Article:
Monday, October 27, 2014

A Report On The Groningen Star Of Bethlehem Conference

Several months ago, I mentioned that there would be a conference on the star of Bethlehem at the University of Groningen in October. That conference was held last week. Aaron Adair is one of the scholars who attended, and he's written a report of what happened. There's a lot of significant information there, and I recommend reading the whole thing. For those who don't want to read it all, I've included some excerpts below. You can read my review of Adair's book on the star here. And here are some of his comments on the conference:

This was also my first academic conference in the area of history and biblical studies, and I was surrounded by scholars in Iranian studies, Jewish astrology, Latin literature, ancient science, and of course New Testament studies. And it looks like I did well among this august group. Heck, after my talk a few whispered to me that it seemed like I already answered all the questions about the subject!

Not everyone could be at such an event, so I want to give my take on the various talks, not to mention the overall impression of the event. (There was a complete audio recording of all the talks and conversations in the conference room, but I don’t know if or when that will be public record.) It is also interesting that I bring this up now since this conference was in part focused on the thesis of Michael Molnar, and just the day after the conference his review of my book was published….

It was also stated that the only other case the organizers knew where there was this sort of cross-disciplinary work happened for classical studies was concerning the comet of 44 BCE, the one seen at the funeral games of Julius Caesar. It is good to be a part of something unique….

Next came my talk, 30 minutes to give a critical look at all of the hypotheses out there. I focused on Molnar’s, but I also gave focus to the literary theories and what issues they may have. I also presented my suggestion that there may be an underlying star source for Matthew based on the mention of the morning star in several our Christian sources. In the Q&A immediately after my talk, no one attacked that idea, and in conversations with others after the fact it seemed like they thought I may have something to my idea….

There were a few issues that I picked up, since I have devoted a lot of time to investigating the attempted reconciliations between the chronologies of Matthew and Luke, especially things about the death of King Herod. I brought up one or two of those points in the Q&A after, though I did say one thing incorrectly about an inscription–I corrected myself to van Gent later. Nonetheless, van Gent was impressed with me and asked for my sources and if I would take a look at his paper before submitting it to the conference proceeding editors….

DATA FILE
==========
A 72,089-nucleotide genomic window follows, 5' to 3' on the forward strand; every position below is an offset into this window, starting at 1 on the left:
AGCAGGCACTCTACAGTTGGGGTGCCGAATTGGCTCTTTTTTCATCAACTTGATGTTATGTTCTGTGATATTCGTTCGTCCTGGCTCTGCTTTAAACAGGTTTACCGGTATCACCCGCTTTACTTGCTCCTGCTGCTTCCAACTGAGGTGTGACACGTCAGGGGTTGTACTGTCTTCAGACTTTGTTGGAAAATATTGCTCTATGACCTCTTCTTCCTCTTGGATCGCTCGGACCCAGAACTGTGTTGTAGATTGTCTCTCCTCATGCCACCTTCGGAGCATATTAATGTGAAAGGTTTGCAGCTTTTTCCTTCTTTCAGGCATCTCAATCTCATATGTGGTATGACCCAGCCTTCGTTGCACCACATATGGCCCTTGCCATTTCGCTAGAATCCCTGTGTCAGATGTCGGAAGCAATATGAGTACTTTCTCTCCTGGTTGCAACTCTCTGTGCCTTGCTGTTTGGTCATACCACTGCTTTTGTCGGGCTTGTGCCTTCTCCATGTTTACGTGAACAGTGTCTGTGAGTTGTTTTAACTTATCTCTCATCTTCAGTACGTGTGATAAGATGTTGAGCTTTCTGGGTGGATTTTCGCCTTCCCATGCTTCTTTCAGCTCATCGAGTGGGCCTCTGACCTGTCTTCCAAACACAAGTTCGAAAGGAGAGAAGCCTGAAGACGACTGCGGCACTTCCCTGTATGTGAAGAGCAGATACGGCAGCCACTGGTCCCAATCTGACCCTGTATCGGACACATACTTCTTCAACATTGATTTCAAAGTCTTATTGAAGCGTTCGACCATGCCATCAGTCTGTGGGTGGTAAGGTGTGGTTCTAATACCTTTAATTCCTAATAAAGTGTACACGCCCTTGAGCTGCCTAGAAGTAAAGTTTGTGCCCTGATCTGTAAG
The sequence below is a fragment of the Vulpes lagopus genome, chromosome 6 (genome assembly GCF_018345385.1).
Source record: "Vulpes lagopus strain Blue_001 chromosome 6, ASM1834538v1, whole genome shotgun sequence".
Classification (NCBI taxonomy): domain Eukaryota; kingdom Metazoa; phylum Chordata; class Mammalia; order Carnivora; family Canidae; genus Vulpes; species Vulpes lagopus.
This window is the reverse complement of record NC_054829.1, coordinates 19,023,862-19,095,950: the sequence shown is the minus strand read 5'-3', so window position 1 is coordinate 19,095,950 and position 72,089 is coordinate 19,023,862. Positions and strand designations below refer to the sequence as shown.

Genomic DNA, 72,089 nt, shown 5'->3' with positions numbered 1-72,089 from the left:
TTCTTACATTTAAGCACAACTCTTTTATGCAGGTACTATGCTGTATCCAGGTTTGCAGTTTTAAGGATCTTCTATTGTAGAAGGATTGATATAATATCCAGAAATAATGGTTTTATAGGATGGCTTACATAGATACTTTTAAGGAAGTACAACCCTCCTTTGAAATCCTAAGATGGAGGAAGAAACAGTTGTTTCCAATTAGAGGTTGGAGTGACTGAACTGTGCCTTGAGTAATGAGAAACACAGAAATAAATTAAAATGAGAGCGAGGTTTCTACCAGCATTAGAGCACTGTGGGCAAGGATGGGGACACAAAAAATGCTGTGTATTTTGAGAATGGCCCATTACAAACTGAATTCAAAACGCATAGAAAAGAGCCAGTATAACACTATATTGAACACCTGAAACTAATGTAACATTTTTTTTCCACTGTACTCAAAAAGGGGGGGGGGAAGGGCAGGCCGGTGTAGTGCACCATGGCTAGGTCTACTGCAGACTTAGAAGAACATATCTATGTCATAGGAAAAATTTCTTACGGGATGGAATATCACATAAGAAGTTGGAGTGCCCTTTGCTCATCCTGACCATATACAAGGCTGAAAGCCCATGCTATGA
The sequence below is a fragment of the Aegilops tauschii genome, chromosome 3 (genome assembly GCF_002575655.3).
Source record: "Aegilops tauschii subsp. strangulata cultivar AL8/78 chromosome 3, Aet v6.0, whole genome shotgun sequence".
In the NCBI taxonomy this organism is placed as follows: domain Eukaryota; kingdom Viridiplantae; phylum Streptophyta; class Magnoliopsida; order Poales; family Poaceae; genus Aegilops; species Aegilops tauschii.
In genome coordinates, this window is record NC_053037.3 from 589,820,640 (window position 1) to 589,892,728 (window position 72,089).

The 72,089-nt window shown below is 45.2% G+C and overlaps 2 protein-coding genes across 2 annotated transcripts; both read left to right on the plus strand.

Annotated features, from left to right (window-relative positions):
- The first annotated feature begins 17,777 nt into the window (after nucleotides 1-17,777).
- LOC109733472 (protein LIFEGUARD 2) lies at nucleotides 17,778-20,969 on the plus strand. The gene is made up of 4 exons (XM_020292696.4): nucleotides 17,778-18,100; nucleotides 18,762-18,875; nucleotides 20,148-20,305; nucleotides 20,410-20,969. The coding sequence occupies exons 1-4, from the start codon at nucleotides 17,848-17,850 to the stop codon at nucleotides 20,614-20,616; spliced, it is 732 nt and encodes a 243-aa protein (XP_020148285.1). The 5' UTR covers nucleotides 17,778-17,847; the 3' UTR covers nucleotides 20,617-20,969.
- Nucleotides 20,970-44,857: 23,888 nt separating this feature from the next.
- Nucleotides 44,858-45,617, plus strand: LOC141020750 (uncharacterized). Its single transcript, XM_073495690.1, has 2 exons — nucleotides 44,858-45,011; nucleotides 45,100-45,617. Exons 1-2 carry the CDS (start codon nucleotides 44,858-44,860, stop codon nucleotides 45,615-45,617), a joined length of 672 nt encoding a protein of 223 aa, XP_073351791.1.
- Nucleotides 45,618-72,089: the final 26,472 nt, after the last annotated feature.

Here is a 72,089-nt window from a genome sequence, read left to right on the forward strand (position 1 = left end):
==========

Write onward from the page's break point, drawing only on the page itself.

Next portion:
The next presentation brought up what I think might be one of he few, new hypotheses for the Star based on a literary connection. Mattieu Ossendrijver believes the story of the Star to be fiction, but it was built on the idea of coopting the stories about Alexander the Great and his interactions with astrologers in and around Babylon. It is a fascinating idea, though I don’t think it will be ultimately persuasive….

When he gets to talking about the Star and Molnar’s work, Panaino went no holds barred. He cited the work of Franz Boll almost 100 years ago showing that so much that is said and done in Star research is rubbish, and Panaino compared Molnar to Dan Brown and his novels. Ouch! I was critical of Molnar in my talk, but I must have looked nice by comparison. As for de Jong, he admitted he couldn’t be as rhetorically powerful as was Panaino, but he also brought up devastating points. He brought up the Mandean Book of John the Baptist which included a star at the birth of John, and if we were Mandeans we would have a conference instead about that Star. A wonderful way of taking down the credibility of the entire enterprise!...

Heilen also notes that what the astrological geographies are consistent on would suggest that Aries was the sign for Persia, so the Magi could have just stayed home. This is also devastating to Molnar’s thesis….

I did ask her [Annette Merz] in the Q&A what she thought of a particular way of making Luke at least self-consistent (if the Herod mentioned in chapter 1 wasn’t Herod the Great but his son Herod Archelaeus). She didn’t think it plausible that a reader in antiquity would have made that connection, but she did come over later to talk to me about the idea and where I had heard it….

Overall, I think the conference was a big success. I met a lot of excellent scholars, rubbed shoulders in the right ways, helped establish myself to some degree in the guild, and by the looks of it came out on the right with the majority view. My impression was that most did not think the story of the Star of Bethlehem was historical, and at there were serious issues with Molnar’s hypothesis even assuming nothing about the historicity of the story it sought to explain.

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